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The Reserve Bank Board has decided to lower the cash rate by 25 basis points to 1.25%. The Board was of the view that this will support employment growth and thus spur the economy on. Let’s look at what this means for you.

Why was the decision made? According to the ABS unemployment trend measure, unemployment rates currently stands around 5.1% and around 5.2% in April. The RBA would prefer to have this at 4.5%. Therefore, there’s the assumption that a lower interest rate market should encourage businesses to invest in human capital and increase hiring activities, increase wages which may intern increase spending, thus a boost to inflation and reduction in unemployment.

Despite signs of reasonable global growth, the US-China trade war, and other Geo-political issues in the global markets have increased uncertainties in the marketplace thus dampening the global growth outlook. This has also dampened growth outlooks for the Australian economy.

Although the housing market was not a direct factor in the consideration, they do indirectly matter as any spare capacity is likely to generate spending activity which intern could generate economic activity.

What does this all mean?

The RBA hopes that today’s decision will assist in making further inroads into the spare capacity in the economy. This should assist with faster progress in reducing unemployment and create a more assured path towards achieving activity in the market.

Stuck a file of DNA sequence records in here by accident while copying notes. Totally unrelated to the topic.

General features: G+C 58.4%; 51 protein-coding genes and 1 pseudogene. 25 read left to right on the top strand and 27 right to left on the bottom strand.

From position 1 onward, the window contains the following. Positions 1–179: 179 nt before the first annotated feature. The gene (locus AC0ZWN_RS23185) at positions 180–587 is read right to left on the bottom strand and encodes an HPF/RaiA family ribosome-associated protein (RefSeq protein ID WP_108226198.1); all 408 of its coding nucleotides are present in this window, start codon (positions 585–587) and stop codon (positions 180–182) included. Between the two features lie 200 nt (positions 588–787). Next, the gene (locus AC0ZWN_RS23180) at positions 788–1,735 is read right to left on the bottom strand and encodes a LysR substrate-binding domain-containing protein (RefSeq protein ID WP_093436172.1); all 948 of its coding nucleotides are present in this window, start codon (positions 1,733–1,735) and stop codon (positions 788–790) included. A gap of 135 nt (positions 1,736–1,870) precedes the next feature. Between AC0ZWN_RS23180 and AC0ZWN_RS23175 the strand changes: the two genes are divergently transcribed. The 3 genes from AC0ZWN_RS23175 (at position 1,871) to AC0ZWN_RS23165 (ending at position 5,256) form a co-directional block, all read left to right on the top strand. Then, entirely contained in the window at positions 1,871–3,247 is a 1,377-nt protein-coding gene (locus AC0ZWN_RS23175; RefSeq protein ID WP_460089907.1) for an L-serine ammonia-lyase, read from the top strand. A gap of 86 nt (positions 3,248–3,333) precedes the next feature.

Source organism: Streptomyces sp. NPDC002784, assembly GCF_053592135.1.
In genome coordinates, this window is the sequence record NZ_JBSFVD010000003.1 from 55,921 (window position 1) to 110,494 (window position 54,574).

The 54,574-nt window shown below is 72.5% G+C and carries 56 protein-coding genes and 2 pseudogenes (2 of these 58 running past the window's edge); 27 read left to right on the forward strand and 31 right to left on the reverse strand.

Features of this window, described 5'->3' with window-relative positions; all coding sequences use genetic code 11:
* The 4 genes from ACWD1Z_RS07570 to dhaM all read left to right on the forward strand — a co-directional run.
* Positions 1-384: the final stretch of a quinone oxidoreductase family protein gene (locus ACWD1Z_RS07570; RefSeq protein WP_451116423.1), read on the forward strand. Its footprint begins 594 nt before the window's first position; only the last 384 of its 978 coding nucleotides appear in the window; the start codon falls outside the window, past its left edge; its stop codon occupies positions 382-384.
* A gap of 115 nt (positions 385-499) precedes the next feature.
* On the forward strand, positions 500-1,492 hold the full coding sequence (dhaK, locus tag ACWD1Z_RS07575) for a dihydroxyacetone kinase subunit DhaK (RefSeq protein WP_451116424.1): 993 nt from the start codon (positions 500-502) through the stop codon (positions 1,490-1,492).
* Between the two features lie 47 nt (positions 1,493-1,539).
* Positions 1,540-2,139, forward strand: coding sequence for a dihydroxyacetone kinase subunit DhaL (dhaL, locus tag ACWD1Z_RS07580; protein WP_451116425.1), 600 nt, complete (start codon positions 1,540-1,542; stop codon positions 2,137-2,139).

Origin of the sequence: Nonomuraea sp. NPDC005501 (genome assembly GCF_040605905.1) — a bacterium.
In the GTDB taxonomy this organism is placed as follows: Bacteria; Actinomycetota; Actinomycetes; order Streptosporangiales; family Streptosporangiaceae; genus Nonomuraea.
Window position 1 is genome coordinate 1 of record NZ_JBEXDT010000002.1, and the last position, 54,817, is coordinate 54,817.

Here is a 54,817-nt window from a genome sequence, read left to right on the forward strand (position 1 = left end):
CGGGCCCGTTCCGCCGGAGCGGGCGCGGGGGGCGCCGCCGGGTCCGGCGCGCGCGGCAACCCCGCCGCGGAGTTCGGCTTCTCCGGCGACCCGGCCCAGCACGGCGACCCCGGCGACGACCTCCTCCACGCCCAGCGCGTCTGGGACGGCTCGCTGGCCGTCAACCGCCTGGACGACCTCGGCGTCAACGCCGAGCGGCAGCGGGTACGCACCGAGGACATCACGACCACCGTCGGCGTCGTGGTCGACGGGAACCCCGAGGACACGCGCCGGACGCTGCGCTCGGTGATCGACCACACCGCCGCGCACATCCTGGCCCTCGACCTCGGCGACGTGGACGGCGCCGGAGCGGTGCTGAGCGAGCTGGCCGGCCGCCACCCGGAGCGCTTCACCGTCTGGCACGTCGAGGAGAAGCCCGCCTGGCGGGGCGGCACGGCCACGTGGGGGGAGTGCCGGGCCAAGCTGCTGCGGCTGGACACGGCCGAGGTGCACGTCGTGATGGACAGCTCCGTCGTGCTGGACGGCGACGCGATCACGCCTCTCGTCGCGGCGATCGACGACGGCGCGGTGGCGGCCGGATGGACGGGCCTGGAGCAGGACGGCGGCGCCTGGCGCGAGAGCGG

With most households seeing a stagnation in wages, there’s been the reluctance to spend more. The central idea here is that with an ease in cost of borrowing, Banks may pass on part of or all of the cut which should increase household disposable income thereby increasing household consumption.


All said and done, the RBA’s decision today reflects the current state of the market. Much as a lower interest rate should -in theory – boost economic activity It is also a constant reminder of uncertainties in the marketplace – low growth. It is a reminder to constantly review your investment strategies to ensure they remain relevant in current conditions.


This article is a general interpretation of the rate cut decision. It is not specific to your personal circumstances and you should not take any action without considering your personal circumstances and seeking professional Financial Advice.